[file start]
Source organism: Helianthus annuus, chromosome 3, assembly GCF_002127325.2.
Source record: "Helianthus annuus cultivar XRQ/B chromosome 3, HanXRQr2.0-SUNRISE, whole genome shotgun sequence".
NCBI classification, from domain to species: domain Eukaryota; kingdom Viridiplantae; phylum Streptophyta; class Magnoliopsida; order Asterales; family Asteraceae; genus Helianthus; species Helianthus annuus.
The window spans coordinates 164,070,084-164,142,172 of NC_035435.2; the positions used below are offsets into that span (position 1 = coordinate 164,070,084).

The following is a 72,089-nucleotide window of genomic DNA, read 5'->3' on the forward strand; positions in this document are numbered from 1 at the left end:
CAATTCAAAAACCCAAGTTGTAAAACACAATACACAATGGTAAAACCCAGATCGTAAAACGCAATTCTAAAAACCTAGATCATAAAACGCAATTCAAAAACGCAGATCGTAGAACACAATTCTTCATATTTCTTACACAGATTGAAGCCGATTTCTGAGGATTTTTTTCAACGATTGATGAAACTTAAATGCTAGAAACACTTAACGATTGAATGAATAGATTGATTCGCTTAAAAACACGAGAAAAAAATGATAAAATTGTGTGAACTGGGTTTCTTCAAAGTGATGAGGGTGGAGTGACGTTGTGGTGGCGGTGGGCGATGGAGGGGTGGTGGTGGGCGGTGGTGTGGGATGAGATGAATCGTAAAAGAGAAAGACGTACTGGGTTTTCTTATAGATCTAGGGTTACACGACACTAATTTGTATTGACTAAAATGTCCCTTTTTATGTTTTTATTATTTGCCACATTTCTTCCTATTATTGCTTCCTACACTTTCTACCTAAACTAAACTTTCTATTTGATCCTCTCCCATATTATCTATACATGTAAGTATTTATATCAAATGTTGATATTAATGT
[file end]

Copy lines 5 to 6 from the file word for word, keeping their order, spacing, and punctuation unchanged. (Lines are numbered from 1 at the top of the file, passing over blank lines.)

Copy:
The following is a 72,089-nucleotide window of genomic DNA, read 5'->3' on the forward strand; positions in this document are numbered from 1 at the left end:
CAATTCAAAAACCCAAGTTGTAAAACACAATACACAATGGTAAAACCCAGATCGTAAAACGCAATTCTAAAAACCTAGATCATAAAACGCAATTCAAAAACGCAGATCGTAGAACACAATTCTTCATATTTCTTACACAGATTGAAGCCGATTTCTGAGGATTTTTTTCAACGATTGATGAAACTTAAATGCTAGAAACACTTAACGATTGAATGAATAGATTGATTCGCTTAAAAACACGAGAAAAAAATGATAAAATTGTGTGAACTGGGTTTCTTCAAAGTGATGAGGGTGGAGTGACGTTGTGGTGGCGGTGGGCGATGGAGGGGTGGTGGTGGGCGGTGGTGTGGGATGAGATGAATCGTAAAAGAGAAAGACGTACTGGGTTTTCTTATAGATCTAGGGTTACACGACACTAATTTGTATTGACTAAAATGTCCCTTTTTATGTTTTTATTATTTGCCACATTTCTTCCTATTATTGCTTCCTACACTTTCTACCTAAACTAAACTTTCTATTTGATCCTCTCCCATATTATCTATACATGTAAGTATTTATATCAAATGTTGATATTAATGT